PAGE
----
Tea and Food Pairing

Tea pairing is an art in itself with people training for years, so that their palette is attuned in order that they can unlock unique new flavour notes in both the tea and the food – a new breed of experts known as tea sommeliers, much like their wine equivalent. Also, a vast amount of…

Taylors of Harrogate

In February I was given the opportunity to spend a week on work experience with the Taylors of Harrogate tea buying team. This blog post will discuss everything I learned, including the time I spent trying the numerous teas. History A former agent at a tea company in London, Charles Taylor, established C.E. Taylor &…

History Quiz

Some holiday fun, all the answers can be found in the previous history blogs. Have fun and don’t forget to comment how you did at: https://www.facebook.com/shennongofkent/ or https://twitter.com/ShennongOfKent or even comment below. The winner might just get a prize.

History of Oolong Tea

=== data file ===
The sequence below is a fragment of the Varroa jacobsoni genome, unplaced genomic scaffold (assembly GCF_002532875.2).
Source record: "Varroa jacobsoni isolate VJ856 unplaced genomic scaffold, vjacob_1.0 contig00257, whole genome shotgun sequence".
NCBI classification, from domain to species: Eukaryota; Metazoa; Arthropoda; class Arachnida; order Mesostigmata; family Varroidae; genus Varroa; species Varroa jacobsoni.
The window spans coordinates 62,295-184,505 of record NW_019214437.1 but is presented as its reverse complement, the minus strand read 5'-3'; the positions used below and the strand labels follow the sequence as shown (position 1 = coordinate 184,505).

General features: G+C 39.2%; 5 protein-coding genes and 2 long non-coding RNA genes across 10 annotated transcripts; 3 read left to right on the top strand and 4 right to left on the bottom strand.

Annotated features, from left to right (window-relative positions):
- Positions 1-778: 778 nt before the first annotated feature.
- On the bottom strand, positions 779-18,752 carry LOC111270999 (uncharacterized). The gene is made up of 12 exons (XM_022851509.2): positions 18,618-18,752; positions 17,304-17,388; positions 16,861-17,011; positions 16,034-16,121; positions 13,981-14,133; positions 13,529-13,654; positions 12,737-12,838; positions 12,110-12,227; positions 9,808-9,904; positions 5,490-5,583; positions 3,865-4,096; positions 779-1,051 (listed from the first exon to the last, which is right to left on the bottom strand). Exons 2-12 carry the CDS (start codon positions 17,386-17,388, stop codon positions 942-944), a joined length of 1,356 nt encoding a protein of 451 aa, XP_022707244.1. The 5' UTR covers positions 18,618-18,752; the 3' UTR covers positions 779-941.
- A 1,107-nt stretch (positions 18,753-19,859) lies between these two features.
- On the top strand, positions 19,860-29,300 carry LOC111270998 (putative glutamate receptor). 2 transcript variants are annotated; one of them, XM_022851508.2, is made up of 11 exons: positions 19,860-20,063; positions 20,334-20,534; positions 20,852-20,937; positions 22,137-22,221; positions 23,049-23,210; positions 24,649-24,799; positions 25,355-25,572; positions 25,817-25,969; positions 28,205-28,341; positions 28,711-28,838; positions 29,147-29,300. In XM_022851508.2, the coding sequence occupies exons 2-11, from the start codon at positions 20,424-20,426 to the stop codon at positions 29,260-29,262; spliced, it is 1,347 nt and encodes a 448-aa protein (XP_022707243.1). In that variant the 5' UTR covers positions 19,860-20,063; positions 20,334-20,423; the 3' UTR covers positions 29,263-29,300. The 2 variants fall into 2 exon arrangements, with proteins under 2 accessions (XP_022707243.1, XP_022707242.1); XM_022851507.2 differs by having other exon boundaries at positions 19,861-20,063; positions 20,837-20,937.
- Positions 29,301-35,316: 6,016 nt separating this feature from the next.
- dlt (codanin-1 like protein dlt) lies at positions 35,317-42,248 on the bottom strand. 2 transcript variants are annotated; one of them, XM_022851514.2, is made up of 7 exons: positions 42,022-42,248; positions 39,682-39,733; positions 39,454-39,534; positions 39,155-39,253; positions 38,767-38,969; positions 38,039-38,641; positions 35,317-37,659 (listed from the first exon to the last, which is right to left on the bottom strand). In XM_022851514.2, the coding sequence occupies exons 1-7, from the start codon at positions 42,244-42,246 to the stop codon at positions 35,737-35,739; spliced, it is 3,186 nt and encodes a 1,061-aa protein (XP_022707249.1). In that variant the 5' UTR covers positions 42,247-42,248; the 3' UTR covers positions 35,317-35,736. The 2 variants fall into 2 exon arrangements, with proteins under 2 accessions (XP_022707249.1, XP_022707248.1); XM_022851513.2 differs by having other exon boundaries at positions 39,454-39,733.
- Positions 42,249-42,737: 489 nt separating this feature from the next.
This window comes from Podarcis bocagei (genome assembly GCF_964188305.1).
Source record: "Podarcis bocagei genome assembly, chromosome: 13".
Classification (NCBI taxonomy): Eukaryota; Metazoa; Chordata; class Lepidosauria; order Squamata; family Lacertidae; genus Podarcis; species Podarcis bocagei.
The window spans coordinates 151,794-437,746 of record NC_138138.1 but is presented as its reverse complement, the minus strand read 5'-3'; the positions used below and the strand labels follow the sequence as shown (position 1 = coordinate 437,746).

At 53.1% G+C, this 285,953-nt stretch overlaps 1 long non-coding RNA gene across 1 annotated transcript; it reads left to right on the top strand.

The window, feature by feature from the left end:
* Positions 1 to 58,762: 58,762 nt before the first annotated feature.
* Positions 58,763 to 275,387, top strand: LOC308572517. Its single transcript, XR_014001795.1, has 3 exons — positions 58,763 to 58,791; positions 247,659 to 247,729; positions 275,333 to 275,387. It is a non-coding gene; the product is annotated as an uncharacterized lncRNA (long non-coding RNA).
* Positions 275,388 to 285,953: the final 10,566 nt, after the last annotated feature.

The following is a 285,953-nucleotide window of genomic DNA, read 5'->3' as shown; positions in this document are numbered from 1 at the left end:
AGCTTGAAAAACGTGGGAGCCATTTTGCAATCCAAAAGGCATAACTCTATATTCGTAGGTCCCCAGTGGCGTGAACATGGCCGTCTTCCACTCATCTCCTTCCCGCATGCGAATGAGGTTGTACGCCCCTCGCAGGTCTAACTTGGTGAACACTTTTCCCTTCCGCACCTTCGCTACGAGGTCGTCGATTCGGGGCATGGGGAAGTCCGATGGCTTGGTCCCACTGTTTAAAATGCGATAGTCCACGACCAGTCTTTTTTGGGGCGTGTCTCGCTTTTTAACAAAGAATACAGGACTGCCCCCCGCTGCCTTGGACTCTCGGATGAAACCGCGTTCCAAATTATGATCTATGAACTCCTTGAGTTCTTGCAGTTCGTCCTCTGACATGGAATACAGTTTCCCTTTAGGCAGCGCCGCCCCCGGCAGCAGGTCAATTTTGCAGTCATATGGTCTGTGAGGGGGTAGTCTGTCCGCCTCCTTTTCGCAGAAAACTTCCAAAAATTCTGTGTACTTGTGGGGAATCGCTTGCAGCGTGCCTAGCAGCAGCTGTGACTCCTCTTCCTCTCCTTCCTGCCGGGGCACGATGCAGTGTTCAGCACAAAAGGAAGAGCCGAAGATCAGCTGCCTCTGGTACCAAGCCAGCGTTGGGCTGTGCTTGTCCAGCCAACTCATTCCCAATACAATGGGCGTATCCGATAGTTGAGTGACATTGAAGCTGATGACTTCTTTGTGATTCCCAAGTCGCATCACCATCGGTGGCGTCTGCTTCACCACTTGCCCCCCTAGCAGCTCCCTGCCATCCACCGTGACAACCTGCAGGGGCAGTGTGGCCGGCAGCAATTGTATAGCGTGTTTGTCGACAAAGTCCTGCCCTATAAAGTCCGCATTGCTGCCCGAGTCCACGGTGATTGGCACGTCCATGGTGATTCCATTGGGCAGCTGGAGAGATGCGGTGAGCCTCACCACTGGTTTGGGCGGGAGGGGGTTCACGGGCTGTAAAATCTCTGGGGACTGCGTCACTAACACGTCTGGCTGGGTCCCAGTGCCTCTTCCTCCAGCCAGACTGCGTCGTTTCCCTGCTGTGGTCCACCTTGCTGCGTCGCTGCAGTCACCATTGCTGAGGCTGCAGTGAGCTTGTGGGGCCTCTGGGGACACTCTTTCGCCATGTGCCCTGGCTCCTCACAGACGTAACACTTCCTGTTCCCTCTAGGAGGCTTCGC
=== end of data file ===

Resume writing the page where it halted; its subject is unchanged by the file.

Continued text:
Oolong is a traditional Chinese tea somewhere between green (no oxidation) and black (fully oxidised) teas in oxidation. Therefore, it is known as semi-oxidised or partially oxidised. The camellia sinensis plant is where not only Oolong tea comes from, but where green, black and white tea comes from too. Oolong tea, so named after its…

History of Black Tea

Until the mid-17th century (late Ming, early Qing Dynasty), the only teas consumed in China were Green (un-oxidised) and Oolong (semi-oxidised) teas. The tale goes that while a passing army entered the Fujian Province, they decided to take shelter at a nearby tea factory. This held up production at the factory and leaves were left…